Regression to the mean is a statistical occurrence that may result in distorted or misleading findings if not taken into account
Suppose you’re the superintendent of a school district and you want to improve the math scores of the Grade 3 students in your catchment who write compulsory province-wide exams. You hire a consulting math expert to help. The consultant starts by administering a math test to find out which students are most in need.
All 1,000 Grade 3 students in your district take the test, and the consultant chooses the 50 students with the lowest scores to receive a remedial math program. Once the program is complete, the 50 students take a second test, and their scores, on average, show a healthy improvement. On this basis, you roll out the remedial program to all Grade 3 math students in the district who are performing below par.
When the board-wide exam takes place later that year, you’re disappointed. The students’ scores are not much better than they were the previous year—and they certainly didn’t improve to the degree you expected based upon the results of the 50 poorest performing students.
What went wrong? You might want to consider the possibility of a statistical phenomenon called regression to the mean.
Regression to the mean refers to the tendency of results that are extreme by chance on first measurement—i.e. extremely higher or lower than average—to move closer to the average when measured a second time. Results subject to regression to the mean are those that can be influenced by an element of chance. When chance or fluke gives rise to extreme scores, it’s unlikely those extreme scores will be repeated on a second try.
In our school district, for example, the kids who scored the poorest on the first math test likely included some who normally know the answers but, by chance, did not that day. Perhaps they were tired, sick, distracted, etc. These kids were going to do better on the second test whether they received the remedial program or not, bringing up the average score among the 50 poorest performers.
You can see why researchers have to consider regression to the mean when they are studying the effectiveness of a program or treatment. If they don’t, they may wrongly conclude that their intervention is responsible for an improvement when, in fact, regression to the mean is at play. This is especially the case when program effectiveness is based on measurements of people or organizations at the extremes—the unhealthiest, the safest, the oldest, the smartest, the poorest performing, the least educated, the largest, etc. The ones on the low extremes are all likely to do better the second time around, and those on the top are likely to do worse—even without the intervention.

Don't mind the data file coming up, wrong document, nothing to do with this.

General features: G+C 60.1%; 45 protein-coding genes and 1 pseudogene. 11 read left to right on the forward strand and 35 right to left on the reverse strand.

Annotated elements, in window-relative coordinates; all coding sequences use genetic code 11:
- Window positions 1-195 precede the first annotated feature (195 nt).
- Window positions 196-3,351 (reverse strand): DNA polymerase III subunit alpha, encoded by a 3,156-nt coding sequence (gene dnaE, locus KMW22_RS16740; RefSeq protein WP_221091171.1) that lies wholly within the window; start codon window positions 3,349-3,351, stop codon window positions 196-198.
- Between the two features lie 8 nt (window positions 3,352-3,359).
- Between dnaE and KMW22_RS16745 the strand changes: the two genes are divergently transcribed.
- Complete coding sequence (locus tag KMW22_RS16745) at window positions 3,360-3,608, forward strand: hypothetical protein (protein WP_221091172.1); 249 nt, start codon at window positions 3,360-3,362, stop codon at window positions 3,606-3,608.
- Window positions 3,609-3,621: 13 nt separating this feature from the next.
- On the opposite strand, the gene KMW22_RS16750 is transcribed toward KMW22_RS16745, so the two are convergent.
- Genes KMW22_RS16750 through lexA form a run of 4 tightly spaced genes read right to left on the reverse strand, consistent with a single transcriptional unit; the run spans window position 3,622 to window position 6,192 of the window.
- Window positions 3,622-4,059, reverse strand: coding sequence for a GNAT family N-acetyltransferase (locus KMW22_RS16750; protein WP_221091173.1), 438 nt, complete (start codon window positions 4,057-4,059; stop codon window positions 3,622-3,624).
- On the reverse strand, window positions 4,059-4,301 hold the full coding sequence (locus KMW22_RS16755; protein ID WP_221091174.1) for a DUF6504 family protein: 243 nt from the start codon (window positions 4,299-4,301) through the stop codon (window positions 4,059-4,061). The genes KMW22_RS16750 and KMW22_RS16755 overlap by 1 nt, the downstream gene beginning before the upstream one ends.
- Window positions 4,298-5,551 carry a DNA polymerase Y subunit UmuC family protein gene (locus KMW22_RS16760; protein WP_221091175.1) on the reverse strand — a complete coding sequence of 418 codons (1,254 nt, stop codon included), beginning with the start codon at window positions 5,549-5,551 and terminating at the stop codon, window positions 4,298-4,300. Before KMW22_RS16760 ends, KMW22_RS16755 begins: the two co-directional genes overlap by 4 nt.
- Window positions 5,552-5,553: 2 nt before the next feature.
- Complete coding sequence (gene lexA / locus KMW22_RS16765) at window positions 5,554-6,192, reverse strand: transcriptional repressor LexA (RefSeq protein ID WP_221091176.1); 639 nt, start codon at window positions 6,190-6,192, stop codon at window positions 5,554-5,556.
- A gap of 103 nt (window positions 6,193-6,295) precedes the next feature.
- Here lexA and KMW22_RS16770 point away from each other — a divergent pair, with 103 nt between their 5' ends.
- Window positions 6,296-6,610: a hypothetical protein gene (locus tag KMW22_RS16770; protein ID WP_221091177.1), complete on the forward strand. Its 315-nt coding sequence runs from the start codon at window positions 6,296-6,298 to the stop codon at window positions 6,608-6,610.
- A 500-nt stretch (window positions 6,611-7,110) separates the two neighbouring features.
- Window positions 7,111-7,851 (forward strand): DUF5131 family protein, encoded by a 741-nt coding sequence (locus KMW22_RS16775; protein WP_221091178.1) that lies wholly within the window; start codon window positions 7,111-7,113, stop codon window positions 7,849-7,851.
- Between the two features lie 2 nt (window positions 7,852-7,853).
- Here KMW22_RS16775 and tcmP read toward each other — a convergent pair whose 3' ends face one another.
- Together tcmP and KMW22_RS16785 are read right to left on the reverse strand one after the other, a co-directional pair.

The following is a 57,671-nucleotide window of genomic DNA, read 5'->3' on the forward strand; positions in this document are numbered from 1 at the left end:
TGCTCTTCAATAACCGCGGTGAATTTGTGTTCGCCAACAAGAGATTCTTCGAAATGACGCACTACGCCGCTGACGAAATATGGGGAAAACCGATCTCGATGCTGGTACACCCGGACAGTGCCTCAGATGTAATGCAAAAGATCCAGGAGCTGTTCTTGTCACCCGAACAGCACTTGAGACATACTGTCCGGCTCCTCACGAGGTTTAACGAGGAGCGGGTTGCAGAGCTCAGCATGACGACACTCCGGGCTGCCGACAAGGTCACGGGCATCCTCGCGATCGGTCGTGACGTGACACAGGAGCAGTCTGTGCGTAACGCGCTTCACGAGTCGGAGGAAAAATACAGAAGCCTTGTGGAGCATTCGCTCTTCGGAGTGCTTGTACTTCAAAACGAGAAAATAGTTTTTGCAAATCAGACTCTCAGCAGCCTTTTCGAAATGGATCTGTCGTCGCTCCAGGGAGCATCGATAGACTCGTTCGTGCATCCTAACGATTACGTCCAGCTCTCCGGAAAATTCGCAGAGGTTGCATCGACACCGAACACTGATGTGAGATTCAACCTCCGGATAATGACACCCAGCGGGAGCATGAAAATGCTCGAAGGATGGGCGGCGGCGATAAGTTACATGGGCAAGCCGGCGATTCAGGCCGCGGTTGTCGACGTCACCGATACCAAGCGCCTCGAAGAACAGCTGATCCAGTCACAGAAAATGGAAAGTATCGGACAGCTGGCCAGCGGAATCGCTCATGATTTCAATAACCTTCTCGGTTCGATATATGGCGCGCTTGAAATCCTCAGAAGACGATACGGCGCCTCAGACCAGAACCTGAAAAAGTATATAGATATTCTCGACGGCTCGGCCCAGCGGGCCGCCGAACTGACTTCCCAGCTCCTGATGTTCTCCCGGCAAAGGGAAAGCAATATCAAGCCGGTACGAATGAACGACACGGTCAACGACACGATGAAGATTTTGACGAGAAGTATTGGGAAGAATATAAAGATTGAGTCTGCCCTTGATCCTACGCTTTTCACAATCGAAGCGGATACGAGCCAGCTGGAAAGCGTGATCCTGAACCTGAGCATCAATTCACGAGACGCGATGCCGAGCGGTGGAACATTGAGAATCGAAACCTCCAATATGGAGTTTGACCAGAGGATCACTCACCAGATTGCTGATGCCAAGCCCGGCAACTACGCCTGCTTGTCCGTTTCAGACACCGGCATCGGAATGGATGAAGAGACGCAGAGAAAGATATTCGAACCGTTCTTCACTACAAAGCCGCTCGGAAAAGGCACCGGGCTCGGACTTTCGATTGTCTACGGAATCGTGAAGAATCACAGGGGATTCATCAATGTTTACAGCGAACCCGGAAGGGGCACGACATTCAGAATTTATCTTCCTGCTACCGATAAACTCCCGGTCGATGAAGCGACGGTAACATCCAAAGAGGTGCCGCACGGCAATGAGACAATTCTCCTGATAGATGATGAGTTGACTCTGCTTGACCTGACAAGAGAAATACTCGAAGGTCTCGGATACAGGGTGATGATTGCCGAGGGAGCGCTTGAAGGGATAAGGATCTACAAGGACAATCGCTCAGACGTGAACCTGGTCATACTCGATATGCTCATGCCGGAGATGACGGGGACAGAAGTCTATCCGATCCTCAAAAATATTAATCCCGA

Researchers can take a number of steps to account for regression to the mean and avoid making incorrect conclusions. The best way is to remove the effect of regression to the mean during the design stage by conducting a randomized controlled trial (RCT). Because an RCT randomly assigns study participants to a study group (which receives the program or treatment) or a control group (which does not), the change in the control group provides an estimate of the change caused by regression to the mean (as well as any placebo effect). Any extra improvement or decline in the study group compared to the control group (as long as it is statistically significant) can be attributed to the effect of the program or treatment.
Researchers can also take multiple baseline measurements when selecting people or organizations to be part of a study group. They can then select participants based on the average of their multiple measurements, not just on a single test.
Scientists can also identify and account for regression to the mean when analyzing their results. This involves complicated statistical calculations too difficult to describe here.
Regression toward the mean is a statistical occurrence that can get in the way and distort researchers’ measurements. That’s why it has to be taken into account, in the design of the study or in the analysis of findings.
Source: At Work, Issue 78, Fall 2014: Institute for Work & Health, Toronto